Legal rights and any potential remedies regarding the publication

Late on Friday afternoon we are contacted by our clients Cassandra and Quentin Knapworth, both public figures, who have asked us to advise on their legal rights and any potential remedies regarding the publication of a newspaper article on Sunday and a book on Monday from the same publishing house, both written by Jenny Michaels. The article and the book both contain potentially damaging material to the reputation and privacy of the Knapworths, another concern is the manipulation of previously published images of both clients on the cover of the book.

These facts raise the legal issues of breach of confidence, privacy, damage to image and reputation and defamation.. Our first step will be to apply immediately to the court for an interim injunction restraining publication of the article and book. An application for an interim order will need to take account of the guidelines in American Cyanamid Co v Ethicon Ltd 1, we will argue that there is a serious issue to be tried, that damages will not be an adequate remedy, and should the injunction not be granted irrepareable damage will be caused to our client, in which case we will bring a defamatory action for libel.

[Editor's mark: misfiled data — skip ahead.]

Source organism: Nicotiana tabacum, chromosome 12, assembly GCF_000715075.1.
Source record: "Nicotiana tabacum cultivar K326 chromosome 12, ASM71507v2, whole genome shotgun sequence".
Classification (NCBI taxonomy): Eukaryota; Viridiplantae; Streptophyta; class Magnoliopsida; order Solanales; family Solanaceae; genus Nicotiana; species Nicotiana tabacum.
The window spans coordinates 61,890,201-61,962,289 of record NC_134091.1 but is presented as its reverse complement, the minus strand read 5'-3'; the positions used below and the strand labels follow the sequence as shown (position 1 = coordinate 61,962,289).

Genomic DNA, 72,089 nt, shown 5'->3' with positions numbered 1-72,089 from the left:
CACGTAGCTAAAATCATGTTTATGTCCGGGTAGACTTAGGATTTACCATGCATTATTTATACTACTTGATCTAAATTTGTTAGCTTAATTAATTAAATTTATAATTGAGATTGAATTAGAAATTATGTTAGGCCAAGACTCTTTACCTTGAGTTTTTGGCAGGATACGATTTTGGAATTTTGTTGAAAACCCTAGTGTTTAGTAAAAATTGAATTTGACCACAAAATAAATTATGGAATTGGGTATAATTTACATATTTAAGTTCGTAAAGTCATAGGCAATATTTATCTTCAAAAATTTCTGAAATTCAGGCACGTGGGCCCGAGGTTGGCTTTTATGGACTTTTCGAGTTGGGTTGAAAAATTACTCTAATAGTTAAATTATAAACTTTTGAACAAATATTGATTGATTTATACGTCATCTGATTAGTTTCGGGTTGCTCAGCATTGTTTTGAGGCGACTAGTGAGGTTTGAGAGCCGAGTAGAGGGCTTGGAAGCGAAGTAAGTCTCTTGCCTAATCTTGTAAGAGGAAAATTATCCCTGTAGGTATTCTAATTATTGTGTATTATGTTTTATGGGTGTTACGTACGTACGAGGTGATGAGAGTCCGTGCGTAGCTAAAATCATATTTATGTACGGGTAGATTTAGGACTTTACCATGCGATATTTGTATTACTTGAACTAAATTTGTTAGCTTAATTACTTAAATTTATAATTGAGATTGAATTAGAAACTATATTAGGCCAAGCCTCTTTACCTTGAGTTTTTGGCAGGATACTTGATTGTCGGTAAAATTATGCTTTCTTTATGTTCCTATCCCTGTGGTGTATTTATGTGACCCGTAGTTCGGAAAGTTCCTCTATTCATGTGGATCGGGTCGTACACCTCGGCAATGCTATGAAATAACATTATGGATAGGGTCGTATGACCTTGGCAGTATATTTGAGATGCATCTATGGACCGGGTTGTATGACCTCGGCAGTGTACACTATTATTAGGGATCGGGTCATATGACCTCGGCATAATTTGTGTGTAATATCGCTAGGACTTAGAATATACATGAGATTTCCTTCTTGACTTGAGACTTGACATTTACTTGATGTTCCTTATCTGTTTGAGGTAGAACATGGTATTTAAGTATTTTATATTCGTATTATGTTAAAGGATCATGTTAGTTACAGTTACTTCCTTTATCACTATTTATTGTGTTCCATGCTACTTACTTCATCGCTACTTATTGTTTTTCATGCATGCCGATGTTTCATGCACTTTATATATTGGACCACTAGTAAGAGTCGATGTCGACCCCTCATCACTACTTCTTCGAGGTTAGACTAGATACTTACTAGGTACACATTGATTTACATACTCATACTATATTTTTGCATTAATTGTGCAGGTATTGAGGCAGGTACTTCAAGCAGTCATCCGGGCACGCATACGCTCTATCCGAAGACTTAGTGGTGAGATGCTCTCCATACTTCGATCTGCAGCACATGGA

We will also argue that our client is likely to succeed at trial in line with article 12(3) of the Human Rights Act 1998. The application for prevention of the use on the book jacket of "manipulated images" of our clients will be argued in parallell as it does not constitute an invasion of privacy, given the images were already in the public domain. However this will also form part of our application for an interim injunction as the implied context of the final image will be perceived as a "false endorsement". The leading case in this area is Irvine v Talksport 2 where Laddie J.